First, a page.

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Romantic Movement in American Literature

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In the English literature, there is no other era that displayed a multifaceted style, theme and content in the same way as the Romantic Movement. Romanticism has been a topic of heated debate with so much confusion and disagreement based on its defining principles and aesthetics. The best way to describe the Romantic Movement period is that it revolves around a network of competing philosophies, principles and points of interest. During the 18th century, up through 1870’s, the movement had its greatest influence in Europe.

In America, Romanticism faced some delays, and it was modulated. Its considerable influence was felt in arts and letters during the 1830’s up to the time of the Civil War. In addition, in America, the novel was championed in the field of literature as the most fitting genre for Romantic Movement. In spite of some criticisms over usage, there are some definitive statements made concerning Romantic Movement in America. For instance, Romantic Movement makes more emphasis on an individual rather than the society. Romantics hold a view that individual imaginations are particularly fascinating. For example, Emily Dickinson’s literature influenced Romantic Movement in one way or another.

Dickinson’s influence on Romantic Movement can be traced in her letters and poetry. She expressed herself through written works satiated with sensible perception of reality. She used her talent in poetry to pass her message and demonstrate her care and affection. Dickinson corresponded regularly with deep emotional letters to the few friends she had.  Her actions changed and influenced the American culture and literature (Frye, 41).

In America, Romanticism, also referred to as the period of American Renaissance, marked the initial stage of maturation of American letters. Americans believed in the innate goodness of man. In a natural setting, man usually behaves well; however, there are external forces of civilization, which appear as a hindrance to human. The indicators of truth during this period included faith in emotion, sincerity, as well as spontaneity. Furthermore, the self-expression of an individual was considered more worthy than the way an individual presented himself or was perceived by others (Langdell, Cheri, and Adrienne, 34).

Many people observed nature as a source of instruction throughout the period of Romanticism. Nature was also seen as a source of pleasure, and mean of comfort in the quest for knowledge and understanding. Many poets unraveled their literal roots looking for inspiration and wisdom in the nature. For instance, most writers wrote about the difference between pleasant simplicity of nature and the natural impediments of society. During the period of Romanticism, America regarded herself as independent after setting itself apart from Britain. The individuality as well as the uniqueness of America was influenced by the works of new writers and artists, such as Dickinson. Their works ignited a separate growing culture that shaped the face of the current American society. Even though, Dickinson never intended to do so, she essentially influenced the Romanticism in America. The poetess applied imagery and wisdom in questioning the meaning of life.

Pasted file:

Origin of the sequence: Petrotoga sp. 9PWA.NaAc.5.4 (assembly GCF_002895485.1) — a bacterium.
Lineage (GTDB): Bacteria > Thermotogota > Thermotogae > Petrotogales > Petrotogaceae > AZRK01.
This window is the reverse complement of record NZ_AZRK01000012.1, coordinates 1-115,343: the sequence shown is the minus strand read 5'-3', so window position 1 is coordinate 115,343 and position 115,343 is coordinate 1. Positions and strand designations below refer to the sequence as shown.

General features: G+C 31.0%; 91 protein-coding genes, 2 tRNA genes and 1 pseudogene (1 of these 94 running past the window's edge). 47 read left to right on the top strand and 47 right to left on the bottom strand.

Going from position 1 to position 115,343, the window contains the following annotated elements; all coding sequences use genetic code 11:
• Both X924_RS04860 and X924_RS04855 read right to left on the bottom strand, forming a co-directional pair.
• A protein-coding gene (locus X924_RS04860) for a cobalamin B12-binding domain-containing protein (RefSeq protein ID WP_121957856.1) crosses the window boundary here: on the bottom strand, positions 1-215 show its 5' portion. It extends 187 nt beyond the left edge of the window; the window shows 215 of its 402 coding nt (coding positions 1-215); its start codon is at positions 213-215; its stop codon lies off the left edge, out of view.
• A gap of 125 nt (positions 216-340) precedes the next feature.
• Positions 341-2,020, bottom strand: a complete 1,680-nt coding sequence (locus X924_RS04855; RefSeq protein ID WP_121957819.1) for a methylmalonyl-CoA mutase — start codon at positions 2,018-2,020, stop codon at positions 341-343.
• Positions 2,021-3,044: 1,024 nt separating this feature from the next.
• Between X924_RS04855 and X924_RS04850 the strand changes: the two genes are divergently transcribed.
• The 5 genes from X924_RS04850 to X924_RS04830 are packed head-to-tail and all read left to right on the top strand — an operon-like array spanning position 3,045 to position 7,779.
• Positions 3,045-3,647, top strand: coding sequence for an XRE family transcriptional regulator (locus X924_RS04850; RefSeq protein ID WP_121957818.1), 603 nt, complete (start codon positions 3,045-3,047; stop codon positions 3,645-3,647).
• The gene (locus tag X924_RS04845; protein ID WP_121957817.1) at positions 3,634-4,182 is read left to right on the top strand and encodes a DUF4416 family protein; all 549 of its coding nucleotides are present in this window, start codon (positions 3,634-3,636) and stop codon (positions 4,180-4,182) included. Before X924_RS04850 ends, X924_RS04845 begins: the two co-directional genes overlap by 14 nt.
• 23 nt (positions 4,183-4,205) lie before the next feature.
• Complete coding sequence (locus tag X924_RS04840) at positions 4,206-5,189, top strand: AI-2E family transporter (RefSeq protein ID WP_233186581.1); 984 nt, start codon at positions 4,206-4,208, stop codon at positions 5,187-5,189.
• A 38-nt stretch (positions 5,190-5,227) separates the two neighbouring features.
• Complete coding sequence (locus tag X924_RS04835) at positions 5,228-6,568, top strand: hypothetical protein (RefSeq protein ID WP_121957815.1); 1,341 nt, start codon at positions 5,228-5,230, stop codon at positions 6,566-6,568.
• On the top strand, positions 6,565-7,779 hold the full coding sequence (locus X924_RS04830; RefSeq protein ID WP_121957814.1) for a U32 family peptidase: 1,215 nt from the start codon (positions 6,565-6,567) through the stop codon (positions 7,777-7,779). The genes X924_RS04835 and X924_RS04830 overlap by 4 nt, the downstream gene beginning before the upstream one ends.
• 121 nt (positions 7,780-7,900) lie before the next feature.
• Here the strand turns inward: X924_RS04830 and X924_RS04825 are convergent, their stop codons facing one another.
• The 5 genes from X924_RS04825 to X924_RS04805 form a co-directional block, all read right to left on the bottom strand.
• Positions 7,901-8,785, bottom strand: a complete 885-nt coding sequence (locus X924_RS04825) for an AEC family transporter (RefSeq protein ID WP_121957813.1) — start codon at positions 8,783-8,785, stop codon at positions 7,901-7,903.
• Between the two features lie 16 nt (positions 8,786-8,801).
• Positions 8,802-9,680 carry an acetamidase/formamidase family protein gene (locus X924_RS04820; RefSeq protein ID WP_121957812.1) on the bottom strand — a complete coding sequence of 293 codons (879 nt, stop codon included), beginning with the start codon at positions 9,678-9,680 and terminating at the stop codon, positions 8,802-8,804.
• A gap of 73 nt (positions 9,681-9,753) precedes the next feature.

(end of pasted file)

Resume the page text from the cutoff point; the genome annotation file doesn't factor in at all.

Dickinson’s subjects of poetry varied from religion to environment; however, most of her late works involved the challenges of faith. She applied traditional variations in her artworks through unconventional nonlinearity form available (Dickinson, 15). For example, in I’m Nobody! Who Are Aou? Dickinson presented a unique technique that supports the key idea provided in the text. Through the use of a mysterious tone, starting from the first line of the poem, Dickinson explains that she is out of the society by claiming that she is nobody. In the fourth line, she makes readers understand that the term “nobody” has a secret meaning because the world do not recognize such mavericks. In the second stanza of I’m Nobody! Who Are You?, the author uses a more confident tone and compares “somebody” to a frog in admiring bog as those representatives have no sense of identity. The message has a particular style, causing a harmonious link between the content and structure.

 In another poem, Because I Could not Stop for Death, Dickinson’s ideas of Romanticism are well explained. In this piece of work, Dickinson elaborates on the subject of human mortality, and the question of what lies beyond death is evident. The main idea is directly related to the issue of Romanticism, which is clear in her poem. This illustrates that the poetess has a craving for knowledge and wisdom, and, particularly, all common ideas of enlightenment, which pertain to the future and eternity. In the poem The Brain is Wider Than the Sky (Dickinson, 23),there are stanzas that make parallel statements. In this poem, Dickinson makes an assertion that imagination can encompass the sky and endow it with special and omnifarious meanings at every turn. In the second stanza, she repeats the theme by making it more convincing through the use of metaphors of sponges which absorb buckets.

In conclusion, the period of Romanticism flourished, being cherished by poetic contemplation of nature. Emily Dickinson used imagery, metaphors, irony, as well as originality in her creations. Her main ideas revolved around the subject of freedom and its equality to salvation, and consequent honorable reward. These compositions confirm that the American style of Romanticism successfully evolved due to the extent of cultural free time devoted to literature and any other form of artistic work.

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